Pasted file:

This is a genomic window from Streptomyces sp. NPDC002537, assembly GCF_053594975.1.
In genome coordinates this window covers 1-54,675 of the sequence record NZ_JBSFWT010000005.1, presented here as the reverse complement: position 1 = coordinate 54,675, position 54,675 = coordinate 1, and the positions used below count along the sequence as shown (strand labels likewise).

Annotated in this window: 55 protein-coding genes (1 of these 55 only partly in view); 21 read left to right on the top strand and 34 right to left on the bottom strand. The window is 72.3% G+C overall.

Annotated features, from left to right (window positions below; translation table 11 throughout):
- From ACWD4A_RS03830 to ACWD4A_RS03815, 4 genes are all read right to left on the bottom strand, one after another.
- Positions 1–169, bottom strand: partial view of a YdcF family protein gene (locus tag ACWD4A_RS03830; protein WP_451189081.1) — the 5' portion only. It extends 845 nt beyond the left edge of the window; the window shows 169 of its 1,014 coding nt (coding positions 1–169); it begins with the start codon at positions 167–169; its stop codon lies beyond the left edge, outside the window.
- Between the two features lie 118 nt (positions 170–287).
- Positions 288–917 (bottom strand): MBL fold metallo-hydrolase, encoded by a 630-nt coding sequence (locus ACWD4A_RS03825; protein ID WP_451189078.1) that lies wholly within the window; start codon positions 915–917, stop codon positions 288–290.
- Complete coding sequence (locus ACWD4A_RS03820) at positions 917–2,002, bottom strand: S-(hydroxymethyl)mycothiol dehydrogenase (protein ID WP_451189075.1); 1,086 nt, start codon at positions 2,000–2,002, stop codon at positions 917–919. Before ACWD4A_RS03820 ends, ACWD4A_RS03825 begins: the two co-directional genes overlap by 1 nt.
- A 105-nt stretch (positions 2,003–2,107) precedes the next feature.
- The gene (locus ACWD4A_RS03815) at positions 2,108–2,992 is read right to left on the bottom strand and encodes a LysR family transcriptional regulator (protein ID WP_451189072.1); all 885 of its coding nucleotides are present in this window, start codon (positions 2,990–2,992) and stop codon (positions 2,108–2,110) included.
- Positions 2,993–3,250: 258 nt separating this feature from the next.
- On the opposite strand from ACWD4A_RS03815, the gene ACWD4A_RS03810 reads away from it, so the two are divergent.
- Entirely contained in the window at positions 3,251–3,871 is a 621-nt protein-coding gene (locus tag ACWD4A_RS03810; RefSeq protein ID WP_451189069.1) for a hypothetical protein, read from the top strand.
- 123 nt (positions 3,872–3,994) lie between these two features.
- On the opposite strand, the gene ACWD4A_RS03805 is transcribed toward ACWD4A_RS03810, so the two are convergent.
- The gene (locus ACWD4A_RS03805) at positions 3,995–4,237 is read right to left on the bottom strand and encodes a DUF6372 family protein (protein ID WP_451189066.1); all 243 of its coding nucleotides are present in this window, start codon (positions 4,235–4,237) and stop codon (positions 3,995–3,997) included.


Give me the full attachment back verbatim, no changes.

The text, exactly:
This is a genomic window from Streptomyces sp. NPDC002537, assembly GCF_053594975.1.
In genome coordinates this window covers 1-54,675 of the sequence record NZ_JBSFWT010000005.1, presented here as the reverse complement: position 1 = coordinate 54,675, position 54,675 = coordinate 1, and the positions used below count along the sequence as shown (strand labels likewise).

Annotated in this window: 55 protein-coding genes (1 of these 55 only partly in view); 21 read left to right on the top strand and 34 right to left on the bottom strand. The window is 72.3% G+C overall.

Annotated features, from left to right (window positions below; translation table 11 throughout):
- From ACWD4A_RS03830 to ACWD4A_RS03815, 4 genes are all read right to left on the bottom strand, one after another.
- Positions 1–169, bottom strand: partial view of a YdcF family protein gene (locus tag ACWD4A_RS03830; protein WP_451189081.1) — the 5' portion only. It extends 845 nt beyond the left edge of the window; the window shows 169 of its 1,014 coding nt (coding positions 1–169); it begins with the start codon at positions 167–169; its stop codon lies beyond the left edge, outside the window.
- Between the two features lie 118 nt (positions 170–287).
- Positions 288–917 (bottom strand): MBL fold metallo-hydrolase, encoded by a 630-nt coding sequence (locus ACWD4A_RS03825; protein ID WP_451189078.1) that lies wholly within the window; start codon positions 915–917, stop codon positions 288–290.
- Complete coding sequence (locus ACWD4A_RS03820) at positions 917–2,002, bottom strand: S-(hydroxymethyl)mycothiol dehydrogenase (protein ID WP_451189075.1); 1,086 nt, start codon at positions 2,000–2,002, stop codon at positions 917–919. Before ACWD4A_RS03820 ends, ACWD4A_RS03825 begins: the two co-directional genes overlap by 1 nt.
- A 105-nt stretch (positions 2,003–2,107) precedes the next feature.
- The gene (locus ACWD4A_RS03815) at positions 2,108–2,992 is read right to left on the bottom strand and encodes a LysR family transcriptional regulator (protein ID WP_451189072.1); all 885 of its coding nucleotides are present in this window, start codon (positions 2,990–2,992) and stop codon (positions 2,108–2,110) included.
- Positions 2,993–3,250: 258 nt separating this feature from the next.
- On the opposite strand from ACWD4A_RS03815, the gene ACWD4A_RS03810 reads away from it, so the two are divergent.
- Entirely contained in the window at positions 3,251–3,871 is a 621-nt protein-coding gene (locus tag ACWD4A_RS03810; RefSeq protein ID WP_451189069.1) for a hypothetical protein, read from the top strand.
- 123 nt (positions 3,872–3,994) lie between these two features.
- On the opposite strand, the gene ACWD4A_RS03805 is transcribed toward ACWD4A_RS03810, so the two are convergent.
- The gene (locus ACWD4A_RS03805) at positions 3,995–4,237 is read right to left on the bottom strand and encodes a DUF6372 family protein (protein ID WP_451189066.1); all 243 of its coding nucleotides are present in this window, start codon (positions 4,235–4,237) and stop codon (positions 3,995–3,997) included.